Thanks for this. I tabbed the Immoral Mazes sequences. On cursory view it seems very relevant. I'll be working my way through it. Thanks again.

Thanks. I think your insight is correct that governance requires answers to the "how" and "what" questions, and that the bureaucratic structure is one answer, but it leave the "how" unanswered. I don't have a good technical answer, but I do have an interesting proposal by Hannes Alfven in the book "The End of Man?" that he published under the pseudonym of Olof Johnneson called Complete Freedom Democracy that I like. The short book is worth the read, but hard to find. The basic idea is a parliamentary system in which all humans, through something akin to a smart phone, to rank vote proposals. I'll write up the details some time! 

Thank you for the comment. There are several interesting points I want to comment on. Here are my thoughts in no particular order of importance:

  • I think what I see as your insight on rigidity versus flexibility (rigid predictable rules vs. innovation) more generally is helpful and something that is not addressed well in my post. My own sense is that an ideal bureaucracy structure could be rationally constructed that balances tradeoffs across rigidity and innovation. Here I would also take Weber's rule 6 that you highlight as an example. As represented in the post it states "The duties of the position are based on general learnable rules and regulation, which are more or less firm and more or less comprehensive." I take this as rules and regulation need to be "learnable" not stable. A machine beamte (generally intelligent AI) should be able to quickly update on new rules and regulations. The condition of "more or less firm and more or less comprehensive" seems akin to more of a coherence condition rather than one that is static
  • This builds towards what I see as your concern of an ideal bureaucracy structure being consisted of fixed rules, ossification, and general inability to adapt successfully to changes in the type and character of complexity in the environment in which the bureaucracy is embedded. My sense is that these are not fundamental components of a rationally applied bureaucratic structure, but rather of the limited information and communication capabilities of the agents that hold the positions within the bureaucratic structure. My sense is that AIs could overcome these challenges given some flexibility in structure based on some weighted voting mechanism by the AIs.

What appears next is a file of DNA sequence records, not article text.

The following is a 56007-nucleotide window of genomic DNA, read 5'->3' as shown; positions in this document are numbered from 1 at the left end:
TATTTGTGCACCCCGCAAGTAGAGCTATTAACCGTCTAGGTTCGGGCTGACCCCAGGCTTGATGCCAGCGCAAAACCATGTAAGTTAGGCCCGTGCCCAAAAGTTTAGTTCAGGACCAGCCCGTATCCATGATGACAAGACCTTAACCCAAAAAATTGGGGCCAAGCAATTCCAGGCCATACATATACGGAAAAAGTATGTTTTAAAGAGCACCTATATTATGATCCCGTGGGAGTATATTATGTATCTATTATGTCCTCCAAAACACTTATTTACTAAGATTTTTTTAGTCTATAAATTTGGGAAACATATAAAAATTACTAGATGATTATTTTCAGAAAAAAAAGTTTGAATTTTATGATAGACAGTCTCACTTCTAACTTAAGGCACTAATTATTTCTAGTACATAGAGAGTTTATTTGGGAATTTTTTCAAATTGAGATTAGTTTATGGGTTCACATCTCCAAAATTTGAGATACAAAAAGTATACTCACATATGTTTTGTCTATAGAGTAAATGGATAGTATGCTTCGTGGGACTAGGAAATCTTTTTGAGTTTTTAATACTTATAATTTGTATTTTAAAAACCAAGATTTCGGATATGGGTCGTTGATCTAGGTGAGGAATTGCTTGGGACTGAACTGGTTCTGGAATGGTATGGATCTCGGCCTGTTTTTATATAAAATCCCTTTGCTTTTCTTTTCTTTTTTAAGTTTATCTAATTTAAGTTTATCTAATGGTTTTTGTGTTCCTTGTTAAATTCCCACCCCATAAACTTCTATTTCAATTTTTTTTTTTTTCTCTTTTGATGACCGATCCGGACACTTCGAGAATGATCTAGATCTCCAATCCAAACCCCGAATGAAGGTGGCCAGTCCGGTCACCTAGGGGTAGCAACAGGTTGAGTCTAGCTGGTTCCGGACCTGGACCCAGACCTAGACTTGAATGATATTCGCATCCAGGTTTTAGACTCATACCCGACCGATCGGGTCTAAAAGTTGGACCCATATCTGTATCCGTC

• One note here is that for me an ideal bureaucracy structure doesn't need to perfectly replicate Weber's description. Instead it would appropriately take into account what I see as the underlying fact that complexity demands specialization and coordination which implies hierarchy. An ideal bureaucracy structure would be one that requires multiple agents to specialize and coordinate to solve problems of any arbitrary level of complexity, which requires specifying both horizontal and vertical coordination. Weber's conceptualization as described in the post, I think, deserves more attention for the alignment problem, given that I think bureaucracies limitations can mostly be understood in terms of human limitation for information processing and communication.
  • I think I share your concern with a single bureaucracy of AI's being suboptimal, unless the path to superintelligence is through iterated amplification of more narrow AI's that eventually lead to joint emergent superintelligence that is constrained in an underlying way by the bureaucratic structure, training, and task specialization. This is a case where (I think) the emergence of a superintelligent AI that in reality functions like a bureaucracy would not necessarily be suboptimal. It's not clear to me that if the bureaucratic norms and training could be updated for better rules and regulation to be imposed upon it why it would need to be overthrown.
  • I would suggest that market competition and bureaucratic structure are along a continuum of structures for effectively and efficiently processing information. One takes a more decentralized processing based largely on prices to convey relevant value and information the other takes a more centralized approach implied by loosely organized hierarchical structures that allow for reliable specialization. It seems to me that market mechanisms also have their own tradeoffs across innovation and controllability. In other words, I do not see that the market structure dominates the bureaucratic or centralized approach across these tradeoffs in particular.